Have you ever found one thing leading you to another like an unfolding of a puzzle or the blooming of a flower? You weren't sure where you were going but you are very impressed when you see the final unveiling. Yesterday's post about Sir Ken Robinson let me to find TED. TED is as they advertise is "a small non-profit devoted to ideas worth sharing."

If you love any of the news agencies that I mentioned in my Watching the News post or are fascinated by new ideas; If you love learning; If you get Discover, National Geographic, Scientific America; this is a website you have to check out. I can't even imagine how exciting it must be to actually be at one of the seminars. The brain power and creativity must be electric. Even listening to these ideas over the internet is electrifying (ok, that might be because these speeches are my new background "music" while I was dishes). I have listened to stories by authors Elizabeth Gilbert (Eat, Love, Pray) and Amy Tan. I have learned about how food has developed our cities and should continue to do so. I've contemplated how this recession has actually been helpful and how Wikipedia is like no encyclopedia that anyone has ever known. It is like having the best college seminars ever at my finger tips: short, succinct, but provocative.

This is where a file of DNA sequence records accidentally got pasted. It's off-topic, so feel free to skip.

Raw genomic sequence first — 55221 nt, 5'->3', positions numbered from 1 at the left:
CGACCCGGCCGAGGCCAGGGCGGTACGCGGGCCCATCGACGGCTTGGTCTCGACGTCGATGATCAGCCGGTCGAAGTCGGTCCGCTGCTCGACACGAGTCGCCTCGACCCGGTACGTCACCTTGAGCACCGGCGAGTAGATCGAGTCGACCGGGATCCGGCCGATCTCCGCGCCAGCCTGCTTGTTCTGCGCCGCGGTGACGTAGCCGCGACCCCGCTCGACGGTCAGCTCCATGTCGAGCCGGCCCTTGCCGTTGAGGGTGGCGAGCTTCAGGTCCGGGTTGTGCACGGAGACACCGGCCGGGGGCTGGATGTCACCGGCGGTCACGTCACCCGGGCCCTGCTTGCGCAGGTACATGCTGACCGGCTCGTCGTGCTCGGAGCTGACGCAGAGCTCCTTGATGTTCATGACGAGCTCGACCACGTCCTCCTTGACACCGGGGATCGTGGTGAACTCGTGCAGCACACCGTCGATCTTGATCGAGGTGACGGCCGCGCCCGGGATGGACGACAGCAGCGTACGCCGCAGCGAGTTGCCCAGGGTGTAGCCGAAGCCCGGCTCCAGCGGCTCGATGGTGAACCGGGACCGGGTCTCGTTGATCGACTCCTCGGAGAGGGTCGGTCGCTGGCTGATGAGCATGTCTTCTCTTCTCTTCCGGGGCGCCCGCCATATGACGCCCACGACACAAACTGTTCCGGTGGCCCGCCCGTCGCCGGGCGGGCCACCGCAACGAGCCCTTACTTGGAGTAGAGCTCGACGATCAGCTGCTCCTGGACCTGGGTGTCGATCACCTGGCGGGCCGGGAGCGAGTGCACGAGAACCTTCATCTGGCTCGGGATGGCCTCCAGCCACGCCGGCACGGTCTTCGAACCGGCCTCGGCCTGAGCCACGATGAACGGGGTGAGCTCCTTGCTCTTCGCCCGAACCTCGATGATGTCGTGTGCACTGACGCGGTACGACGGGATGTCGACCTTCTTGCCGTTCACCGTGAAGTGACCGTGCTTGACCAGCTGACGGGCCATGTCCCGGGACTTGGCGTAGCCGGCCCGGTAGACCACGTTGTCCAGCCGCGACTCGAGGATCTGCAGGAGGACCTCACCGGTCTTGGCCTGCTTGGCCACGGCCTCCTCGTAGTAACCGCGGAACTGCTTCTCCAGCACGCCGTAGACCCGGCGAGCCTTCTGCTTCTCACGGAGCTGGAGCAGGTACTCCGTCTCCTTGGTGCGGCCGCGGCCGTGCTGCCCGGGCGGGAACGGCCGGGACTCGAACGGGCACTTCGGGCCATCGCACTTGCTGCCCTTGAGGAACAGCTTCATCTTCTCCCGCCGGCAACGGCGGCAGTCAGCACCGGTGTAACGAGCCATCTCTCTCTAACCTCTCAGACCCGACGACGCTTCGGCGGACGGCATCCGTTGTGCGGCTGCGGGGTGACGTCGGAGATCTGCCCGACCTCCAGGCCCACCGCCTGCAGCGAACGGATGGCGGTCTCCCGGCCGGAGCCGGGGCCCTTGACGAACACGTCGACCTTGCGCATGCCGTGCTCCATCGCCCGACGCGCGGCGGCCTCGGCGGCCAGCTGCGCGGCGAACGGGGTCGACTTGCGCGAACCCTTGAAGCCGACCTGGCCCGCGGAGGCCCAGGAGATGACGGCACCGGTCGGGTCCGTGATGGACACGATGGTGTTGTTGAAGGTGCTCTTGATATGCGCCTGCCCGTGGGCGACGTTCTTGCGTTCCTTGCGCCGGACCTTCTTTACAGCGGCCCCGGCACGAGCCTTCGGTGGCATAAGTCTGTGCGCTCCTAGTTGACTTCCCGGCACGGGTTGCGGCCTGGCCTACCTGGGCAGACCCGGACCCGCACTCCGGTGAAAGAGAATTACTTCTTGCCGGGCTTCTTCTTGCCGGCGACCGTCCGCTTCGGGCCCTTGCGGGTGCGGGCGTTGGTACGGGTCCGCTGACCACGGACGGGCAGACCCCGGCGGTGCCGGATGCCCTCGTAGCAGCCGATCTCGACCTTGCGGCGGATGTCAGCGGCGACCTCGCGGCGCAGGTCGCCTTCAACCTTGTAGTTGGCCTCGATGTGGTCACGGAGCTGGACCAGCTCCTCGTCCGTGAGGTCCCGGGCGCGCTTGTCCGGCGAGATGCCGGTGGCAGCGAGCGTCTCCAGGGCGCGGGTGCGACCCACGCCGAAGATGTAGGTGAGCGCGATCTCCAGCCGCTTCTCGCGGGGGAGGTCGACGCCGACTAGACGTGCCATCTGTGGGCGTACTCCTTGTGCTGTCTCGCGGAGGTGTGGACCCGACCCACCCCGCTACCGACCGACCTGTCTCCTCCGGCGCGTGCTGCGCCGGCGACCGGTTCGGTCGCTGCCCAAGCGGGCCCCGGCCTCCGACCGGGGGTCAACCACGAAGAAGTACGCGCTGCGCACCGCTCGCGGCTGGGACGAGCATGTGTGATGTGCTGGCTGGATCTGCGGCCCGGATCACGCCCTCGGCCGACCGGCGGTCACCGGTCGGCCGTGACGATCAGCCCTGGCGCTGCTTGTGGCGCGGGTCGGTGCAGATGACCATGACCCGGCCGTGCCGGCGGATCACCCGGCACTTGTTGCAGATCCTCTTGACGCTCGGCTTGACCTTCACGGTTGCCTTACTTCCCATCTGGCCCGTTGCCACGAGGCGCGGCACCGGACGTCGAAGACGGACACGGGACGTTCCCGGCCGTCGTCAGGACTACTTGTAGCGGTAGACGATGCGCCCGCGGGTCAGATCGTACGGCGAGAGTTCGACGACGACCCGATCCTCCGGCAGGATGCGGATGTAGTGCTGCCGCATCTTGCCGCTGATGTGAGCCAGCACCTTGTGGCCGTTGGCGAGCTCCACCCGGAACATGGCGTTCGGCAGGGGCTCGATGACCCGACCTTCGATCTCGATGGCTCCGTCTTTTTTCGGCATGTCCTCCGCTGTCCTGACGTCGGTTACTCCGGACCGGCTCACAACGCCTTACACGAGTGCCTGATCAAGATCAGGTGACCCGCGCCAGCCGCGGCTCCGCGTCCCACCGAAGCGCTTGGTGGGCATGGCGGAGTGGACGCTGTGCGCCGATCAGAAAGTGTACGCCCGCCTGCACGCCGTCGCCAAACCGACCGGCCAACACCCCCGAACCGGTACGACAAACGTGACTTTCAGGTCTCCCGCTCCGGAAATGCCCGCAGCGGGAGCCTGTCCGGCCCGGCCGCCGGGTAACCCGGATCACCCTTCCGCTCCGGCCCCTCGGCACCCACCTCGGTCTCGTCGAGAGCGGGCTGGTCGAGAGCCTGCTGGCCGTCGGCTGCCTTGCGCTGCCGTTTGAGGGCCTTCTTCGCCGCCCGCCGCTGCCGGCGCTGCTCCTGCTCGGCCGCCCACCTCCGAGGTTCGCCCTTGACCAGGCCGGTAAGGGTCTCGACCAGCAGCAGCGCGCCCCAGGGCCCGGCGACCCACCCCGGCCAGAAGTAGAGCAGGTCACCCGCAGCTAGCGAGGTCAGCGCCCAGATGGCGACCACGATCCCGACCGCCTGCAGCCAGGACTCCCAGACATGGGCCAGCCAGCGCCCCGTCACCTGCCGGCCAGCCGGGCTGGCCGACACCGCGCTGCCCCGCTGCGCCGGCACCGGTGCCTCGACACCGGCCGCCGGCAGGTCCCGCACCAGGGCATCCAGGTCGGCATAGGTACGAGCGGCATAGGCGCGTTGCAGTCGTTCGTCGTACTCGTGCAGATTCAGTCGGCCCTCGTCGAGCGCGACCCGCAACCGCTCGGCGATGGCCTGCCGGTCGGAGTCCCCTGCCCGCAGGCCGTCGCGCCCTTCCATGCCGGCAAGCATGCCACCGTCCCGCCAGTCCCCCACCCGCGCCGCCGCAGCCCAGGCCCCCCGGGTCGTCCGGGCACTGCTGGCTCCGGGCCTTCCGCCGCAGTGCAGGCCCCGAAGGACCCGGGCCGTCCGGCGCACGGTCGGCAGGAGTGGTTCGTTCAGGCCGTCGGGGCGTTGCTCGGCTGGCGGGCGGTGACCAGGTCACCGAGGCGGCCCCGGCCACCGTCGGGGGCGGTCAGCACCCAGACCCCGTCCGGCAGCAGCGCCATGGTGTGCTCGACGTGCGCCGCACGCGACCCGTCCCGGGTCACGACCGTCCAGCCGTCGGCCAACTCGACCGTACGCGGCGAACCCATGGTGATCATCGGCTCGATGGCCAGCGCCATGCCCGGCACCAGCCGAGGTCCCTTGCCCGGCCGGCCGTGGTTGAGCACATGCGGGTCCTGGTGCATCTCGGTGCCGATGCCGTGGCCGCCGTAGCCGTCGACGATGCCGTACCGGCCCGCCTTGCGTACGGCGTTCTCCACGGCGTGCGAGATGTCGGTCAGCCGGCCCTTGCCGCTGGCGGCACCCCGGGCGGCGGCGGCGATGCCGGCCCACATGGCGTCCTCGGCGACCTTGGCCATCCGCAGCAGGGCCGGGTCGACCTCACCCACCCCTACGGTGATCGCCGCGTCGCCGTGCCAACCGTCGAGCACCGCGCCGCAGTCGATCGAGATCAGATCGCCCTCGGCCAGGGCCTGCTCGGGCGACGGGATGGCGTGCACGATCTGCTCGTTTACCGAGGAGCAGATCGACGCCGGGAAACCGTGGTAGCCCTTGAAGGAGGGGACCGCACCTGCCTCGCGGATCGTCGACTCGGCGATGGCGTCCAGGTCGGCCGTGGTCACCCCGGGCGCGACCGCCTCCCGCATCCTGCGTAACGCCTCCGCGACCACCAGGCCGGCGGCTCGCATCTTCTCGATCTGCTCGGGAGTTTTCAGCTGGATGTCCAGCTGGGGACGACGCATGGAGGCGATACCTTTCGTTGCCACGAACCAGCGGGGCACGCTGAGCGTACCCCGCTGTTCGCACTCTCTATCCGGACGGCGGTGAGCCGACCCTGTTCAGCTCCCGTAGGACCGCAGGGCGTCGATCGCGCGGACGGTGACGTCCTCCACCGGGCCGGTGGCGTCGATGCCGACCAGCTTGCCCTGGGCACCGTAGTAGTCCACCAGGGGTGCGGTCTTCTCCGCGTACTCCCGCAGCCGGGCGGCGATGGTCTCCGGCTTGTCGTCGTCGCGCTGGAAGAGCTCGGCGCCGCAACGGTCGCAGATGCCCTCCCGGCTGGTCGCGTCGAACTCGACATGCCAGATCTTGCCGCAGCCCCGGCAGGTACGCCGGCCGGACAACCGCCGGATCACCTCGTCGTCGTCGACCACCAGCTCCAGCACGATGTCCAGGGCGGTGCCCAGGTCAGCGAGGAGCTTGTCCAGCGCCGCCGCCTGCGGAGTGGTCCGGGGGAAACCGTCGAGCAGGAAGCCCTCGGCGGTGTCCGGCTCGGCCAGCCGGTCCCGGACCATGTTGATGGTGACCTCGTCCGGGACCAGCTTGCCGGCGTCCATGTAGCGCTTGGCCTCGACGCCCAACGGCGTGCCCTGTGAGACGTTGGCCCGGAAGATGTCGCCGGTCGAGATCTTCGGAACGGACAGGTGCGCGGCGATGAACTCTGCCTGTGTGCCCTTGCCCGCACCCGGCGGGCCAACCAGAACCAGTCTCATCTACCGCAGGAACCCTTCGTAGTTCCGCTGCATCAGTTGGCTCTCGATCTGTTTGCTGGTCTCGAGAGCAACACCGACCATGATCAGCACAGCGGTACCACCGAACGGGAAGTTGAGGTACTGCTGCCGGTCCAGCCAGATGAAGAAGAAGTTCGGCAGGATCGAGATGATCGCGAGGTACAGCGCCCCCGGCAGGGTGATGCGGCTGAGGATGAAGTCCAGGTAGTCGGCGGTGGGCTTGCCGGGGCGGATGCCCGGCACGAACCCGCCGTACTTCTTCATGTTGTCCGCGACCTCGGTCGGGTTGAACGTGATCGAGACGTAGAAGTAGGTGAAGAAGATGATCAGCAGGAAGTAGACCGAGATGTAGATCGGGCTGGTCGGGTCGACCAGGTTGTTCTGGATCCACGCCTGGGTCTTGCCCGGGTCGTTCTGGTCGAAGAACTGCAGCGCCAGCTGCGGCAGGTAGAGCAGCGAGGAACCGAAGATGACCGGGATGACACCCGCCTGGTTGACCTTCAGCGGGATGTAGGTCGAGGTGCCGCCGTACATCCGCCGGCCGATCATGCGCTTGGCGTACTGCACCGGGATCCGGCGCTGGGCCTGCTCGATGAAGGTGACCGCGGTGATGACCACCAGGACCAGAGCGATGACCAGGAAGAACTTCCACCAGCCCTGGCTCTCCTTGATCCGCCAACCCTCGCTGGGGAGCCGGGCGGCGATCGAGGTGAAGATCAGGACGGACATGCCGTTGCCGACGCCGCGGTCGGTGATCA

Have you ever heard the Eleanor Roosevelt saying that, "Great minds discuss ideas; average minds discuss events; small minds discuss people"? Well, this could be your first step to being a great mind.

Creating our Next Generation - an Education to Grow on

You have to see this. Anyone who has thought about education will find this video very interesting. It is especially relevant to homeschoolers who are already thinking outside the box.

It has left me with trying to find out more about the speaker and a trip to the library to find the book he mentions Epiphany (which I found out was published under the name of The Element).

Sunday, October 25, 2009

Watching the News